Diane Marie Quarless UN Economic Commission for Latin America and the Caribbean
Today I remember Alison the girl with unquenchable spirit, brimming with mischief and fun, bright with promise. She filled our years at the St Andrew High School for Girls with unending joy, the distinctive high-pitched cackle that was her laugh proclaiming from afar her involvement in hi-jinks of the day. She was warm and kind; generous with her time and with herself. She made every one of her many friends feel they had a special place, and the friendships she made at SAHS lasted her entire lifetime. She was competitive and smart; we were teammates on the SAHS Schools Challenge Quiz Team, spending countless hours absorbing mountains of trivia for the adrenaline-fueled thrill of a fast-paced battle of wits.
I remember Alison the young woman and scholar coming into her own at the UWI; brilliant, articulate, passionate. A student of International Relations, she chose the path of the academic, inspiring and challenging her students at the UWI for more than twenty years. She would call on me to do guest lectures as a practitioner in the Foreign Ministry, and the year we collaborated to stage a Model OAS General Assembly to give her students a focus on issues of Latin America and the Caribbean for a change, she set the Faculty on its ear. It was awesome. She was totally committed to exposing young minds to global spheres of influence; to the precarious positioning of developing countries within this power dynamic. Her move to head Jamaica’s Child Development Agency, though seemingly a career shift, took her on a path of self-discovery. It was as if she had found her true calling, advocating fiercely for the care and protection of those most vulnerable in society. And she was good at it. Not surprising, therefore, that her sojourn in the public sector found her ultimately as Permanent Secretary in the Ministry responsible for Gender Affairs; her last assignment before reaching UN Women.I remember Alison the cherished wife and mother of two wonderful sons; grandma to a little cherub. She loved and lost her beloved soulmate far too soon; she lost her younger brother not long after. She shouldered more than her fair share of sorrow, and yet it was in her times of trouble that we discovered that Alison the bright spirit was made of sterner stuff. She bore both loss and illness without complaint, demonstrating an incredible stoicism born of her faith and fortitude. She made me proud and humble to witness her courage; her mettle.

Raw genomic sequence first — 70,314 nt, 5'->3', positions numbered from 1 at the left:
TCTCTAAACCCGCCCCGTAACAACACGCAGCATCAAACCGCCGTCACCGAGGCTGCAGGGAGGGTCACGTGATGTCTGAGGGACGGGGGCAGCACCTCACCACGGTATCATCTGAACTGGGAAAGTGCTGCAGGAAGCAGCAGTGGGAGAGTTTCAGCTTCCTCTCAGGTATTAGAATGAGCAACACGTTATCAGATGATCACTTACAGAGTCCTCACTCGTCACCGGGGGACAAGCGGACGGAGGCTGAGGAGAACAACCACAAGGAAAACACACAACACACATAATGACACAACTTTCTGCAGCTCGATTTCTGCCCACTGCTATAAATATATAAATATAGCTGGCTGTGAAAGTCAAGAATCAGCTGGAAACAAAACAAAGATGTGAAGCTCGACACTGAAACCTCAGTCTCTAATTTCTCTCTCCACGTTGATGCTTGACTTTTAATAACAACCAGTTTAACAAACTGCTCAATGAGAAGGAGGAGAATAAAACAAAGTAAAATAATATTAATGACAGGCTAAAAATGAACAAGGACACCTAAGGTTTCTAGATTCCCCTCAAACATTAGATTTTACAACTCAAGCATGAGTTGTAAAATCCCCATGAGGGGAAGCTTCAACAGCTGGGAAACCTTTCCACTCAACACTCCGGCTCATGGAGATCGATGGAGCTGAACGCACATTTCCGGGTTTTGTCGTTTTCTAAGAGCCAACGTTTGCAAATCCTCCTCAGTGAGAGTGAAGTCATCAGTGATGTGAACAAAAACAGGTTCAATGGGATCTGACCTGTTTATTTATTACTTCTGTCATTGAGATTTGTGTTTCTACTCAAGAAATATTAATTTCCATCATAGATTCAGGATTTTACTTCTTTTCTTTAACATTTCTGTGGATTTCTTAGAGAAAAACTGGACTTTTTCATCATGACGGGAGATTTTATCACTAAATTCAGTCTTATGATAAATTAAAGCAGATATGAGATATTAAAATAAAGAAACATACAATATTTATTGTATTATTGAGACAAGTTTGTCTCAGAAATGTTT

I remember she denounced me as a witch when, during my brief flirtation with Tarot cards, I ‘foretold’ the arrival of her beloved second son, Solomon. In the end he was her greatest blessing, her rock; at her side giving unending love and support in her final days.Alison gave only three years of her incredible, unforgettable life to the UN. I have left it to those privileged to have served with her at UN Women and in the Barbados MCO to speak to the contribution she made towards advancing the welfare of women and girls in the Caribbean. This much I will say; the UN family experienced merely the zephyr winds of the force of nature that was Mary Alison Anderson McLean. She had so much more to give. Still, she has left an indelible mark with the unreserved passion and commitment that she gave to her work, and she will forever live in the hearts of those privileged to call her friend.I will remember Alison, my lifelong, cherished friend. I loved her dearly. I will forever honour her memory.